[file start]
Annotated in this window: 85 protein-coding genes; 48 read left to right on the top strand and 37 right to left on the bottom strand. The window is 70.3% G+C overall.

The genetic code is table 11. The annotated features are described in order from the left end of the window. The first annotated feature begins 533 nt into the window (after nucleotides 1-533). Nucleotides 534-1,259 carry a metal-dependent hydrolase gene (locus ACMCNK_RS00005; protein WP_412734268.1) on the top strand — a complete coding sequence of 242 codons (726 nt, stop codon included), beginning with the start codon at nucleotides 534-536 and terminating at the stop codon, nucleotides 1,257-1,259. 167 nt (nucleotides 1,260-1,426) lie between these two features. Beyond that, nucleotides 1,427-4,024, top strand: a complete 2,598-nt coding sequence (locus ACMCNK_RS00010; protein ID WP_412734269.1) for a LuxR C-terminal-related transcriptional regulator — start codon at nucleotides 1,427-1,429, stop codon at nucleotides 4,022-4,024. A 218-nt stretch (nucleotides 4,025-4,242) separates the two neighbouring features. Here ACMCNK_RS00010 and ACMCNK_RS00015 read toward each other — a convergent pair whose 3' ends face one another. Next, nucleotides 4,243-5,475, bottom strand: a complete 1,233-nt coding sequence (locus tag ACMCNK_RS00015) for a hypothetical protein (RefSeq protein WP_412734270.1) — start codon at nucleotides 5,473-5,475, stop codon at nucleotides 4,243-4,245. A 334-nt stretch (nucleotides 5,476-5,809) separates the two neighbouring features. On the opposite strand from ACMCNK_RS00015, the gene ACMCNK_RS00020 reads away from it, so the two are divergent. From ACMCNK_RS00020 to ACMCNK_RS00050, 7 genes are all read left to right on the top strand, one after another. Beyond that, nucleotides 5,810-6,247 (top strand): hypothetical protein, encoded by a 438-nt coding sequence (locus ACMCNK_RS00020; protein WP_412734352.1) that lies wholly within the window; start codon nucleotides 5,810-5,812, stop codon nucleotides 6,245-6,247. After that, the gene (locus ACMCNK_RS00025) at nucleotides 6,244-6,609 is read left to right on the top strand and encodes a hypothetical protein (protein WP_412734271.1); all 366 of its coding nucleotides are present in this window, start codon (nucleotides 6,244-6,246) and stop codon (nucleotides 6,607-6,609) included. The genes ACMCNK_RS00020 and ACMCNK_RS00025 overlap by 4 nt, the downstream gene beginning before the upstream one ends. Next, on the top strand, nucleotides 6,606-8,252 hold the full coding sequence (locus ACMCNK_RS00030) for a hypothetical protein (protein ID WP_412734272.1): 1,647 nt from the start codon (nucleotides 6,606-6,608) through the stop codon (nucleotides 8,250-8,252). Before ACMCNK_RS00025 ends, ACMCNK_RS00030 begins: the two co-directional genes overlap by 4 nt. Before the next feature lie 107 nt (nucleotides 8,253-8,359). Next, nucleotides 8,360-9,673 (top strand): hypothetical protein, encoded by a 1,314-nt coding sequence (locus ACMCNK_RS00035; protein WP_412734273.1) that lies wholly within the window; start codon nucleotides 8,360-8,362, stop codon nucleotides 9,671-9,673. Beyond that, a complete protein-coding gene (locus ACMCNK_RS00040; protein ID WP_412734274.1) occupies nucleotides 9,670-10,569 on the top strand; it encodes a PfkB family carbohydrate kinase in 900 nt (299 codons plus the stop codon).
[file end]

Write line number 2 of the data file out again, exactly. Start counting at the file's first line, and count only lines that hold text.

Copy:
The genetic code is table 11. The annotated features are described in order from the left end of the window. The first annotated feature begins 533 nt into the window (after nucleotides 1-533). Nucleotides 534-1,259 carry a metal-dependent hydrolase gene (locus ACMCNK_RS00005; protein WP_412734268.1) on the top strand — a complete coding sequence of 242 codons (726 nt, stop codon included), beginning with the start codon at nucleotides 534-536 and terminating at the stop codon, nucleotides 1,257-1,259. 167 nt (nucleotides 1,260-1,426) lie between these two features. Beyond that, nucleotides 1,427-4,024, top strand: a complete 2,598-nt coding sequence (locus ACMCNK_RS00010; protein ID WP_412734269.1) for a LuxR C-terminal-related transcriptional regulator — start codon at nucleotides 1,427-1,429, stop codon at nucleotides 4,022-4,024. A 218-nt stretch (nucleotides 4,025-4,242) separates the two neighbouring features. Here ACMCNK_RS00010 and ACMCNK_RS00015 read toward each other — a convergent pair whose 3' ends face one another. Next, nucleotides 4,243-5,475, bottom strand: a complete 1,233-nt coding sequence (locus tag ACMCNK_RS00015) for a hypothetical protein (RefSeq protein WP_412734270.1) — start codon at nucleotides 5,473-5,475, stop codon at nucleotides 4,243-4,245. A 334-nt stretch (nucleotides 5,476-5,809) separates the two neighbouring features. On the opposite strand from ACMCNK_RS00015, the gene ACMCNK_RS00020 reads away from it, so the two are divergent. From ACMCNK_RS00020 to ACMCNK_RS00050, 7 genes are all read left to right on the top strand, one after another. Beyond that, nucleotides 5,810-6,247 (top strand): hypothetical protein, encoded by a 438-nt coding sequence (locus ACMCNK_RS00020; protein WP_412734352.1) that lies wholly within the window; start codon nucleotides 5,810-5,812, stop codon nucleotides 6,245-6,247. After that, the gene (locus ACMCNK_RS00025) at nucleotides 6,244-6,609 is read left to right on the top strand and encodes a hypothetical protein (protein WP_412734271.1); all 366 of its coding nucleotides are present in this window, start codon (nucleotides 6,244-6,246) and stop codon (nucleotides 6,607-6,609) included. The genes ACMCNK_RS00020 and ACMCNK_RS00025 overlap by 4 nt, the downstream gene beginning before the upstream one ends. Next, on the top strand, nucleotides 6,606-8,252 hold the full coding sequence (locus ACMCNK_RS00030) for a hypothetical protein (protein ID WP_412734272.1): 1,647 nt from the start codon (nucleotides 6,606-6,608) through the stop codon (nucleotides 8,250-8,252). Before ACMCNK_RS00025 ends, ACMCNK_RS00030 begins: the two co-directional genes overlap by 4 nt. Before the next feature lie 107 nt (nucleotides 8,253-8,359). Next, nucleotides 8,360-9,673 (top strand): hypothetical protein, encoded by a 1,314-nt coding sequence (locus ACMCNK_RS00035; protein WP_412734273.1) that lies wholly within the window; start codon nucleotides 8,360-8,362, stop codon nucleotides 9,671-9,673. Beyond that, a complete protein-coding gene (locus ACMCNK_RS00040; protein ID WP_412734274.1) occupies nucleotides 9,670-10,569 on the top strand; it encodes a PfkB family carbohydrate kinase in 900 nt (299 codons plus the stop codon).